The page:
Pete Huttlinger, a gifted guitarist who inspired others with his music, resilience and optimism, died Friday (Jan. 15) of a stroke at a Nashville hospital after many years of medical adversities.
A native of Washington, D.C., the 54-year-old musician and composer gained international recognition after becoming John Denver’s guitarist in 1994. Huttlinger spent four years touring with Denver, playing on his recordings and appearing on his TV specials.
After launching his career as a solo artist in the ‘90s, Huttlinger won the National Fingerpick Guitar Championship in 2000. In addition to his own concert tours, he also toured with LeAnn Rimes and John Oates of Hall & Oates and recorded more than 15 albums. He made three appearances at New York’s Carnegie Hall and three appearances at Eric Clapton’s Crossroads Festivals.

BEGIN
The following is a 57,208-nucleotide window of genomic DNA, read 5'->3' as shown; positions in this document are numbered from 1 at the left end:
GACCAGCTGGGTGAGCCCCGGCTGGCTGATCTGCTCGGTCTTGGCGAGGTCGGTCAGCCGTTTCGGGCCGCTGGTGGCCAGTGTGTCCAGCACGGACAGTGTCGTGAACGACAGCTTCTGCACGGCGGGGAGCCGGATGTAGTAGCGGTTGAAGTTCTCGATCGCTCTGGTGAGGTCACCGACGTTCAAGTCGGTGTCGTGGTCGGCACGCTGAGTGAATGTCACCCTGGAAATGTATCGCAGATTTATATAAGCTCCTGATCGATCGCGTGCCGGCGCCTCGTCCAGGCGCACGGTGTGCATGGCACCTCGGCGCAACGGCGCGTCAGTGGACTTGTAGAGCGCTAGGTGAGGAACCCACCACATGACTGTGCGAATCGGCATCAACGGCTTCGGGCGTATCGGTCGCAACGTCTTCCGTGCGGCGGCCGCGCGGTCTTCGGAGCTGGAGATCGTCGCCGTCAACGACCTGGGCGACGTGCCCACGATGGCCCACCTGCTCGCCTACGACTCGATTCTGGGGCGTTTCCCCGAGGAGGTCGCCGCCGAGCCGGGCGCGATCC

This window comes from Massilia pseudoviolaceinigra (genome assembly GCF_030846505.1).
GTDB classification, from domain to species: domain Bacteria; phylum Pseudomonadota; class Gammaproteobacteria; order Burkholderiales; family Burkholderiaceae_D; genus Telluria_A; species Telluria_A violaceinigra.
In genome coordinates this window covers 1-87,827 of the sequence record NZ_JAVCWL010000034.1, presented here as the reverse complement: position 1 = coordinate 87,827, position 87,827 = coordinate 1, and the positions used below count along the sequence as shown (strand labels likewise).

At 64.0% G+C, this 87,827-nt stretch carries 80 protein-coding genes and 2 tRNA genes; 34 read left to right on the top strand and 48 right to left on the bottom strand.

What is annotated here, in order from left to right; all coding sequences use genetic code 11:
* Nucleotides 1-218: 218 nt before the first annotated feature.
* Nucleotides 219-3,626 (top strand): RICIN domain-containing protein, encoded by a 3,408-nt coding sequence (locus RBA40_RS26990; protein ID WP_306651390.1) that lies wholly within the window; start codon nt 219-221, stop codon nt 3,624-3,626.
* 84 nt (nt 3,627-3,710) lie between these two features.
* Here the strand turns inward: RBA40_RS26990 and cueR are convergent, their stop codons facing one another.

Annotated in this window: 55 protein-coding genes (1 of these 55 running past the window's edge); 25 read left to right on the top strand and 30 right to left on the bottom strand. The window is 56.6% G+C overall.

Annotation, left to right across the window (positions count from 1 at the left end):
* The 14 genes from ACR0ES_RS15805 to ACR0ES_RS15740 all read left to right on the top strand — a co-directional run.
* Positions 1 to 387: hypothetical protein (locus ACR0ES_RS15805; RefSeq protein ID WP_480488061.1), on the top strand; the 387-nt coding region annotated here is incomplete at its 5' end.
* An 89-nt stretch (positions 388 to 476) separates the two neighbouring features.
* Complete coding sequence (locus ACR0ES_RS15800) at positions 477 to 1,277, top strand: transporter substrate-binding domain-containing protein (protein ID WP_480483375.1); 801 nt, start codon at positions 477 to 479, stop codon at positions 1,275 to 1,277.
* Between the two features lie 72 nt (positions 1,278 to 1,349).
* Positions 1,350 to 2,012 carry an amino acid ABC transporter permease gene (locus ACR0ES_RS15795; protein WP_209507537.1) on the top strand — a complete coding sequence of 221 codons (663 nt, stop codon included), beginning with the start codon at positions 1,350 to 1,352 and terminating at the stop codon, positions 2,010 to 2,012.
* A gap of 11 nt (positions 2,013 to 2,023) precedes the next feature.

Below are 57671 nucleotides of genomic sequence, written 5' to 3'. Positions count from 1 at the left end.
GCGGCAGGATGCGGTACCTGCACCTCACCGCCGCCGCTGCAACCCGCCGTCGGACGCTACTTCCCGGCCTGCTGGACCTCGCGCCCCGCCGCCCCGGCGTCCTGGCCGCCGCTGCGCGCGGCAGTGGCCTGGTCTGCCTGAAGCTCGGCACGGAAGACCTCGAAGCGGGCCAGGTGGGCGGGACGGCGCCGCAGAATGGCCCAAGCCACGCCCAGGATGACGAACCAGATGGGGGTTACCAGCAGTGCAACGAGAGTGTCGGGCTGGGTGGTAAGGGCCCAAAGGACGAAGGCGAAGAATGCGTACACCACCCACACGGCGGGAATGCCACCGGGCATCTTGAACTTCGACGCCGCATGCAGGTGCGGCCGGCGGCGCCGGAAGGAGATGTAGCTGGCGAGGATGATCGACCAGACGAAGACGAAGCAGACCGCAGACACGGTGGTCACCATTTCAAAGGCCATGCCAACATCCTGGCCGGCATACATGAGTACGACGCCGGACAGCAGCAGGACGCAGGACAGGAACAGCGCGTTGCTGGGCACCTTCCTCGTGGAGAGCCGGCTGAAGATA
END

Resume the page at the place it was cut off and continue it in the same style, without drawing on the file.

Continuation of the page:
Born with a rare heart defect, Huttlinger underwent a series of operations, beginning as a teenager, that ultimately failed to normalize the heart’s functions. In 2010, he suffered a stroke that his doctors initially thought would permanently immobilize him. However, he returned to playing within three weeks, including his first performance for his doctors.
Soon after, he suffered a heart failure so catastrophic that it kept him at the Texas Heart Institute in Houston for four months in 2011. Again, he worked his way back to mastery of his instrument.
In the four years following his stay in Houston, Huttlinger toured, recorded and conducted guitar camps. In addition, he gave inspirational talks to medical, military and civic groups on the topic, “Don’t Just Live: Live Well.” His last musical performance was in Atlanta on Jan. 9, only two days before his final hospitalization.
He and his wife and manager, Erin Morris, chronicled his ordeal and recovery in their 2015 memoir, Joined at the Heart: A Story of Love, Guitars, Resilience and Marigolds.
A memorial service will be announced at a later date, and a memorial fund is being established in his honor.